Finding his niche

WASHINGTON – Will Rhymes was drafted out of William Mary in the 27th round of the 2005 draft by the Detroit Tigers. Obviously not a major prospect, he worked his way up the Detroit farm system before making his big league debut last summer.

The diminutive former Tribe star is listed at 5-foot-9, 155 pounds, and hit just one homer in his first 364 at bats in The Show. After seven seasons with the organization, including part of the past two at the Major League level, Rhymes became a free agent after hitting .239 in 29 games last season with Detroit. He had several options, which he did not reveal, before deciding to sign with the Tampa Bay Rays.

“I fit in with their system,” he said in a recent interview before an interleague game with the Washington Nationals. “I love this team and I love this style of play. It is just a fun team to be a part of.”

“I am trying to help us win games and help the team. When you are a role player, playing some second and some third [base], all you can contribute in some way is to help the team win. So that is what I am trying to do,” he added.

Rhymes hit .239 in his first 88 at bats this year for the Rays as a utility infielder with two doubles and seven RBIs. He made the start at third when the Rays began a series at Washington on Tuesday against the Nationals with a 5-4 win. He hit .231 in 91 at bats with Durham, the top farm club of Tampa Bay, before being called up to the Rays on May 1. Rhymes was hitless on Tuesday in Washington.

Earlier this season Rhymes said he got an “absurd number” of texts and calls after he made the ESPN “SportsCenter” highlights May 16. He was hit by a 95 mph pitch in the forearm and then trotted down to first base, and promptly collapsed.

“It was kind of a freak thing,” he said. “As everyone saw, I got hit in the arm pretty good. I kind of passed out as a result of it. Surprisingly it didn’t affect me too badly. My arm was a little numb after that.”

“I came back as soon as I could because a lot of guys were out,” he added.” I tried to do the best I could. I tried to get back in there and get comfortable at the plate. It was cool to see the support. In retrospect, it was a kind of funny incident. It could have been so much worse. We thought I broke my arm. To be out only a few days, I was lucky.”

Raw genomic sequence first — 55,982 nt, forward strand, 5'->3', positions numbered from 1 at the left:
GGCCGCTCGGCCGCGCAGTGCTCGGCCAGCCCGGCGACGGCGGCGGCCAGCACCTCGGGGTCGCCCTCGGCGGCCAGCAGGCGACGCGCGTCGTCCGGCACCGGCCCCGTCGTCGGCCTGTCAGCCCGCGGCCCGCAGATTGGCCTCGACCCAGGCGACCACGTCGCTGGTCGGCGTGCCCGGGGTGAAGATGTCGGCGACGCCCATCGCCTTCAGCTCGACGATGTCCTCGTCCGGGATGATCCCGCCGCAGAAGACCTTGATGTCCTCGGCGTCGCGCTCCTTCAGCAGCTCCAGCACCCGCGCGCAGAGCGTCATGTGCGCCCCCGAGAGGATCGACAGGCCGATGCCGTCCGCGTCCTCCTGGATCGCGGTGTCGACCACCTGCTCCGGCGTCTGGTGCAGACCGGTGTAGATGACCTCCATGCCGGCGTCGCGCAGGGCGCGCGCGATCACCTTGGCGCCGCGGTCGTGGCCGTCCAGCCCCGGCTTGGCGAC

Rhymes has been following the changes in the CAA, in which VCU just left the Atlantic 10 while ODU and Georgia State will leave after the 2012-13 academic year. None of them will be eligible for league titles in football, basketball and baseball in the coming school year.

“It hurts, obviously. They are a strong program,” he said of VCU. “It kind of seems, from afar, the conference is on a downside since we were playing there. It was a really strong conference then. There were a lot of good players. Even when I was there we lost East Carolina and Richmond. VCU is one of two or three best programs in the CAA, baseball-wise. I hope they can get it back to where it was.”

Rhymes lives in Houston tries to get back to William Mary at least once every off-season, most recently after the 2011 season when he attended the wedding of a college friend. He has also attended golf outings in Williamsburg during the baseball off-season. “I love going back,” he said.

While with Detroit, he was one of several CAA players on the the 40-man roster: Justin Verlander (ODU), Brandon Inge (VCU), Scott Sizemore (VCU), Rhymes (WM) and Casper Wells (Towson). Inge is now with Oakland, Wells is with Seattle and Sizemore played with Oakland last year.

Rich Thompson, a former JMU standout, was called up to the Rays from Durham on Tuesday to give the team another CAA alum.

Rhymes was a teammate on the Tribe with Bill Bray, now a pitcher for the Cincinnati Reds. Rhymes would have been college teammates with Brendan Harris, who has played this year with Colorado Springs in the Rockies’ farm system, if Harris would have returned for his senior year instead of signing with the Cubs in 2001. Rhymes hit .413 as a senior with the Tribe and was a second-team all-CAA player and led the conference in hitting.

Rhymes has lived for several years with his wife in in Northern Virginia, just a few miles south of Nationals Park. While just a few minutes from the home of the Nationals, Rhymes is happy to be with playoff contender Tampa Bay after he was the Opening Day second baseman for Detroit in 2011.

“There were some appealing things out there,” he said. “It was a tough decision. You can’t see into the future. You can only make a decision based on the information that you have. The Rays seemed the most interested and the best fit for me. It has worked out so far and I am really happy with the decision that I made. You never know how things will work out at other places but I am happy here.”

David Driver has covered pro baseball for 20 years.

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